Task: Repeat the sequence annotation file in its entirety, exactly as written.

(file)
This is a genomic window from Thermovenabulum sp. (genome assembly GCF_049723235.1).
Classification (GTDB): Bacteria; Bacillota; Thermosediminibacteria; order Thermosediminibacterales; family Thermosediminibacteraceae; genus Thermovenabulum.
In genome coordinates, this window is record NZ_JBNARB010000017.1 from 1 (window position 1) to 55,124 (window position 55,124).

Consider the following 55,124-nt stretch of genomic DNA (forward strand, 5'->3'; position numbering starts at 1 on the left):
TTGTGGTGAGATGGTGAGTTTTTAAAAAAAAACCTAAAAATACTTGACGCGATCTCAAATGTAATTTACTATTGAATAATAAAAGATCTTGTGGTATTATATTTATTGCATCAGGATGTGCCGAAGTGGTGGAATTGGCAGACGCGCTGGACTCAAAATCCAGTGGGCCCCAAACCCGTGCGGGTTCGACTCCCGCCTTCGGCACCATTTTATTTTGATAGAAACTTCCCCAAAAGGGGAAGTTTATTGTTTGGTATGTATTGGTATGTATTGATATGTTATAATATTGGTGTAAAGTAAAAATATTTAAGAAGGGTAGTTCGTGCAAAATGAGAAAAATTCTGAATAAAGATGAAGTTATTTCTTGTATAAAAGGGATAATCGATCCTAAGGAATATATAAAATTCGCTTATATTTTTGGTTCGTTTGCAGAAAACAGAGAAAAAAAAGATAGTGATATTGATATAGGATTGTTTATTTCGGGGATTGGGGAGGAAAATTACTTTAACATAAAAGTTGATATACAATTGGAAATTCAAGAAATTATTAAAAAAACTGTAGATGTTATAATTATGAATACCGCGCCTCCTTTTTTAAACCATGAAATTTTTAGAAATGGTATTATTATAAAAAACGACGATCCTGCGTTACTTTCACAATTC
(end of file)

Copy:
This is a genomic window from Thermovenabulum sp. (genome assembly GCF_049723235.1).
Classification (GTDB): Bacteria; Bacillota; Thermosediminibacteria; order Thermosediminibacterales; family Thermosediminibacteraceae; genus Thermovenabulum.
In genome coordinates, this window is record NZ_JBNARB010000017.1 from 1 (window position 1) to 55,124 (window position 55,124).

Consider the following 55,124-nt stretch of genomic DNA (forward strand, 5'->3'; position numbering starts at 1 on the left):
TTGTGGTGAGATGGTGAGTTTTTAAAAAAAAACCTAAAAATACTTGACGCGATCTCAAATGTAATTTACTATTGAATAATAAAAGATCTTGTGGTATTATATTTATTGCATCAGGATGTGCCGAAGTGGTGGAATTGGCAGACGCGCTGGACTCAAAATCCAGTGGGCCCCAAACCCGTGCGGGTTCGACTCCCGCCTTCGGCACCATTTTATTTTGATAGAAACTTCCCCAAAAGGGGAAGTTTATTGTTTGGTATGTATTGGTATGTATTGATATGTTATAATATTGGTGTAAAGTAAAAATATTTAAGAAGGGTAGTTCGTGCAAAATGAGAAAAATTCTGAATAAAGATGAAGTTATTTCTTGTATAAAAGGGATAATCGATCCTAAGGAATATATAAAATTCGCTTATATTTTTGGTTCGTTTGCAGAAAACAGAGAAAAAAAAGATAGTGATATTGATATAGGATTGTTTATTTCGGGGATTGGGGAGGAAAATTACTTTAACATAAAAGTTGATATACAATTGGAAATTCAAGAAATTATTAAAAAAACTGTAGATGTTATAATTATGAATACCGCGCCTCCTTTTTTAAACCATGAAATTTTTAGAAATGGTATTATTATAAAAAACGACGATCCTGCGTTACTTTCACAATTC